Eating for Eye Health – “Beyond the Mighty Carrot”          -By Dr. Jennifer Sablad

Eating for Eye Health – “Beyond the Mighty Carrot” -By Dr. Jennifer Sablad

Jun 26, 2013

One of the most frequently asked questions I get at the end of an exam is, “Doctor, is there anything I can take or do to keep my eyes healthy?”  Maybe it’s the dilation talking, but often the patient will look at me with big hopeful eyes, anticipating an answer like a magic pill or eye exercise but in most cases the solution is simple: “Just eat your way to good eye health,” I say.

I go on to explain that the eyes are many times a good indicator of how the rest of the body is holding up. Major (and increasingly common) diseases like diabetes, high blood pressure, and cholesterol can all have devastating effects on the eyes and vision if poorly controlled. In addition to being compliant with any prescription medications and being physically active on a regular basis, most doctors will tell you that diet is just as key to maintaining good body–and by extension eye–health.

But before you rush to the grocer to grab a 5 lb bag of carrots, let me introduce you to some other foods whose association with vision aren’t as well known but are still essential for keeping your eyes in tip top shape:

As you’ll see below, it’s as easy as throwing together a salad (though, sorry, it’s time to ditch the iceberg lettuce!), or if you prefer, simply enjoy the individual foods on their own.

1. Leafy greens
Why not make your next meal a salad out of fresh spinach or kale? Or even romaine if that’s what you have handy. These leafy greens are packed with lutein and zeaxanthin, antioxidants that reduce your risk of macular degeneration, a retinal disease that can affect your ability to achieve fine detail in the central portion of your vision.

2. Eggs
Toss in a hardboiled egg in the salad above for an extra punch of lutein and zeaxanthin (from the yolk) and get some zinc out of the mix as well, another vitamin used to fight macular degeneration. If eggs aren’t your thing but you still need your zinc, swap them out for tofu or small side of brown rice.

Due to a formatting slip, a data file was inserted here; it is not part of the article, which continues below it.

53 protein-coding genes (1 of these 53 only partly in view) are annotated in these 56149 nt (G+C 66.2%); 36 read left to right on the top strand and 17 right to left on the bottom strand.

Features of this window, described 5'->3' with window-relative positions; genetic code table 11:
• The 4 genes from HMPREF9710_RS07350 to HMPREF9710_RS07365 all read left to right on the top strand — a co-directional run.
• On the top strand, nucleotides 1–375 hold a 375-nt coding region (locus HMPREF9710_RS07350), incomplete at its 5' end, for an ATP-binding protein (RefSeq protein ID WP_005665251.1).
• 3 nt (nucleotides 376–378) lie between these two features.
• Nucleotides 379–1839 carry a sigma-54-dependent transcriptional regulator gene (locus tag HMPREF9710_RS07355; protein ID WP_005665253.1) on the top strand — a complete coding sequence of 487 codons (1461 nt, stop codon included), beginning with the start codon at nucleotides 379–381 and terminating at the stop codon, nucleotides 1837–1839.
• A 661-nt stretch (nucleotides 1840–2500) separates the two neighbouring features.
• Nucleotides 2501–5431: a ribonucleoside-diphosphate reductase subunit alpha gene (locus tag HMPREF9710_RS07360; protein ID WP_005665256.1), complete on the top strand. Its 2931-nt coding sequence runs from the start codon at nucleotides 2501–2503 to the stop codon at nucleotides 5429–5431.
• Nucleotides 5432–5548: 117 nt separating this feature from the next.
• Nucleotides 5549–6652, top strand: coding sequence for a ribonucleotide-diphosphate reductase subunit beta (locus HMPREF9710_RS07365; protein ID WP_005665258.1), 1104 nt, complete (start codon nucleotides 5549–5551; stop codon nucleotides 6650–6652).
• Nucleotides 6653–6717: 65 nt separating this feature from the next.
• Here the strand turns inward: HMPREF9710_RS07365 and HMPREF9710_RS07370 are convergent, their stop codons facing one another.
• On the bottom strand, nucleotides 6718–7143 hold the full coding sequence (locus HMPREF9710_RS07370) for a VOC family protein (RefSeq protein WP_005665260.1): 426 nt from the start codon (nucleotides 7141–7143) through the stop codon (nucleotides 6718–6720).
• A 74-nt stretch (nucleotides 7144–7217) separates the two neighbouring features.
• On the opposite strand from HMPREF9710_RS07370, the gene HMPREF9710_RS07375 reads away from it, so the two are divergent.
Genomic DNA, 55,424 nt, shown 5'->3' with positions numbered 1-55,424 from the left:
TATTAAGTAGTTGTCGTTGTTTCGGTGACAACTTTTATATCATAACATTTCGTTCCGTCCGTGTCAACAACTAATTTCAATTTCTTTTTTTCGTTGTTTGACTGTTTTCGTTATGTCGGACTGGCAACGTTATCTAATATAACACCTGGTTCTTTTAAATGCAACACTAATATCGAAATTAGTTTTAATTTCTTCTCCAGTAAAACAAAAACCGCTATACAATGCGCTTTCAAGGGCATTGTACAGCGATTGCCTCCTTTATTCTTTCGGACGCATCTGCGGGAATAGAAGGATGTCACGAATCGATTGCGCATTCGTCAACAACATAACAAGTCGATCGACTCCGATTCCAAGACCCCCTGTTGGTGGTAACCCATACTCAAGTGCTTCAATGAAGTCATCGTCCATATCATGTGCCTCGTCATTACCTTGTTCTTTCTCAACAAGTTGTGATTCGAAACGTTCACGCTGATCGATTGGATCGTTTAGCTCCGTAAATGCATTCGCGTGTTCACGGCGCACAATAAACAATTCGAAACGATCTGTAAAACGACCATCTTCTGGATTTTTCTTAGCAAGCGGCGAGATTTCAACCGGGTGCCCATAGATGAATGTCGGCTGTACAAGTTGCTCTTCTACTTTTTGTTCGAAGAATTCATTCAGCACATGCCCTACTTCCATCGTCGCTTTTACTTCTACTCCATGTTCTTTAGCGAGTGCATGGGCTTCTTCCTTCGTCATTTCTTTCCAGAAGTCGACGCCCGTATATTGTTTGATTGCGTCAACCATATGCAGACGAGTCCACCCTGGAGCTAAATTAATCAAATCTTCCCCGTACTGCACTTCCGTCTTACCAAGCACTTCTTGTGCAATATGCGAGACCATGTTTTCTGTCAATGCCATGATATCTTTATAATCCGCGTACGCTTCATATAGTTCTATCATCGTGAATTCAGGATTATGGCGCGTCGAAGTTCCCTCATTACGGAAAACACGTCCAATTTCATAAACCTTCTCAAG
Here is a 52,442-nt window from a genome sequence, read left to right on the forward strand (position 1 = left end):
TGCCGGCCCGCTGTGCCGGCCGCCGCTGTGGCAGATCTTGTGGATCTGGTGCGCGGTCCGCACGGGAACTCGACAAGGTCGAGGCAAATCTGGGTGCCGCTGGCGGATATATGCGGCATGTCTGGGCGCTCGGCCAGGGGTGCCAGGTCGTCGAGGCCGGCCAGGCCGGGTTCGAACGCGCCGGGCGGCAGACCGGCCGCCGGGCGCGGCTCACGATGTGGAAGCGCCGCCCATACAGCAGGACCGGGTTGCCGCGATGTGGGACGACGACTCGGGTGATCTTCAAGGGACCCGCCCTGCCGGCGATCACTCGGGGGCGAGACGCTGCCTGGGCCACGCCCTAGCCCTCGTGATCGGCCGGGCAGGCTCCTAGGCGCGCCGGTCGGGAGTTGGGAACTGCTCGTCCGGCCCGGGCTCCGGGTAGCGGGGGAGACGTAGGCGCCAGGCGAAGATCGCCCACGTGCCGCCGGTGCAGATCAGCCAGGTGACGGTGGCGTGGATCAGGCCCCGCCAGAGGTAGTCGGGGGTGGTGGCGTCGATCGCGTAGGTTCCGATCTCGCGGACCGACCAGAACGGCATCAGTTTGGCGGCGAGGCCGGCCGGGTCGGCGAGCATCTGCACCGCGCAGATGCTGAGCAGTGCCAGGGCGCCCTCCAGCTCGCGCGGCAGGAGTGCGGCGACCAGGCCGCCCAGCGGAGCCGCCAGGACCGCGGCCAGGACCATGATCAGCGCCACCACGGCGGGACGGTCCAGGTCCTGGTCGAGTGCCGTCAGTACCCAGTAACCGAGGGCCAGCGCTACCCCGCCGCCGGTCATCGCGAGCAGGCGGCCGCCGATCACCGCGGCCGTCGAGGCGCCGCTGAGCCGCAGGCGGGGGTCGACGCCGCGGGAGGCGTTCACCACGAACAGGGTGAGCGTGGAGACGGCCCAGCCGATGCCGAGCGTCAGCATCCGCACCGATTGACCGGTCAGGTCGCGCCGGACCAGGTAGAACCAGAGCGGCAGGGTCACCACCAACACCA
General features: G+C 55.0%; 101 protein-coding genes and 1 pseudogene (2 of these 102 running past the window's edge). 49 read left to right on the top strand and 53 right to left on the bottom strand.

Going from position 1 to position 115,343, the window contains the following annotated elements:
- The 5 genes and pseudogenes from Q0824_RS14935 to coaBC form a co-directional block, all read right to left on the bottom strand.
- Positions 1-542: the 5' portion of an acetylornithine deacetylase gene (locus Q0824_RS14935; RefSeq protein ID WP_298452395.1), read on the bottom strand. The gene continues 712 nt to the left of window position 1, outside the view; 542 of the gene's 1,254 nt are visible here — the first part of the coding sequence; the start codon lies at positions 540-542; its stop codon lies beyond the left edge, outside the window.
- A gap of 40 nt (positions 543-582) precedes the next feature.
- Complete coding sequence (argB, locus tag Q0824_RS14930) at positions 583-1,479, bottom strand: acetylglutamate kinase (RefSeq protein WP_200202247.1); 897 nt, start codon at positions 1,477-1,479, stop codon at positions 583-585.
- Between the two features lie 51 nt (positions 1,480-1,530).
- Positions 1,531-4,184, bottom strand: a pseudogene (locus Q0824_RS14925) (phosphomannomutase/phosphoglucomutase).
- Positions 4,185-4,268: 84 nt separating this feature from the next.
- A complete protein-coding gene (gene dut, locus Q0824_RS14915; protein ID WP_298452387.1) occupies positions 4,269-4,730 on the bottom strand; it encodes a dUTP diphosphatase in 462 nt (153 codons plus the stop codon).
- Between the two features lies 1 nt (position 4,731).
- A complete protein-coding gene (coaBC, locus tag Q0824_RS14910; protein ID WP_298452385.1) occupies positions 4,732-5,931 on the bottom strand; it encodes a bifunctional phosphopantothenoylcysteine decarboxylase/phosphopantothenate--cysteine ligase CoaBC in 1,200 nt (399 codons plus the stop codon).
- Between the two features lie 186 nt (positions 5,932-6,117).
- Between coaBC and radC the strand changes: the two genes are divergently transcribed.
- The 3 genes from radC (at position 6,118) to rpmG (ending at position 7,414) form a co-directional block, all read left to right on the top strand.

3. Berries and Citrus Fruits
If you’re craving sweets, have a serving of your favorite berries for dessert or add to your salad for a boost of Vitamin C, which protects the eyes from damage caused by ultraviolet (UV) light. Antioxidants like Vitamin C reduce the risk of developing macular degeneration and as well as cataracts, a clouding of the lens that normally happens with age but can blur vision and cause light sensitivity. Not a fan of berries? Try orange segments or add a splash of citrus juice (like lemon or lime) to your vinaigrette. Vitamin C is also rich in fruits and vegetables like mango, pineapple, broccoli, and red bell peppers.

4. Almonds
I probably eat an a small handful almonds almost everyday. They are great for curbing mid-morning and mid-day hunger but one of my favorite ways to use them is in–you guessed it–salads. Chopped almonds create excellent crunch and texture in salads but also provide a good dose of vitamin E for your macula. You could also try sunflower kernels or hazelnuts to spice things up.

5. Fish
So let’s balance out this meal with some protein: I’m a big fan of salmon and trout, but other fatty fish like tuna or makerel or even anchovies will do. They are all rich in DHA which is a fatty acid that helps the retina function but has also been touted as a supportive nutrient for dry eye.

6. Carrots
Ok, so let’s circle back to virtues of the mighty carrot. Yes, it is still an important food for your vision, but thanks to decades of propagation by millions of parents across the dinner table, they have reaped more than their fair share of attention and praise in the eye health armamentarium. Nevertheless, like the spinach and kale I mentioned earlier, carrots are wonderful sources of beta-carotene which are used by the retinal cells to maintain good vision (and night vision, too).

Just don’t go too crazy, because in some cases, over consumption of beta-carotene can actually cause your skin to turn a temporary shade of orange! I haven’t had a patient walk in with that problem yet, but it would sure make for an interesting day!

So as with any eye-healthy foods, make sure to enjoy their benefits in balance and moderation.  Eat the rainbow as they say and load up your plate with color. Here’s to years of good vision for both of us! Bon apetit!

Dr. Sablad

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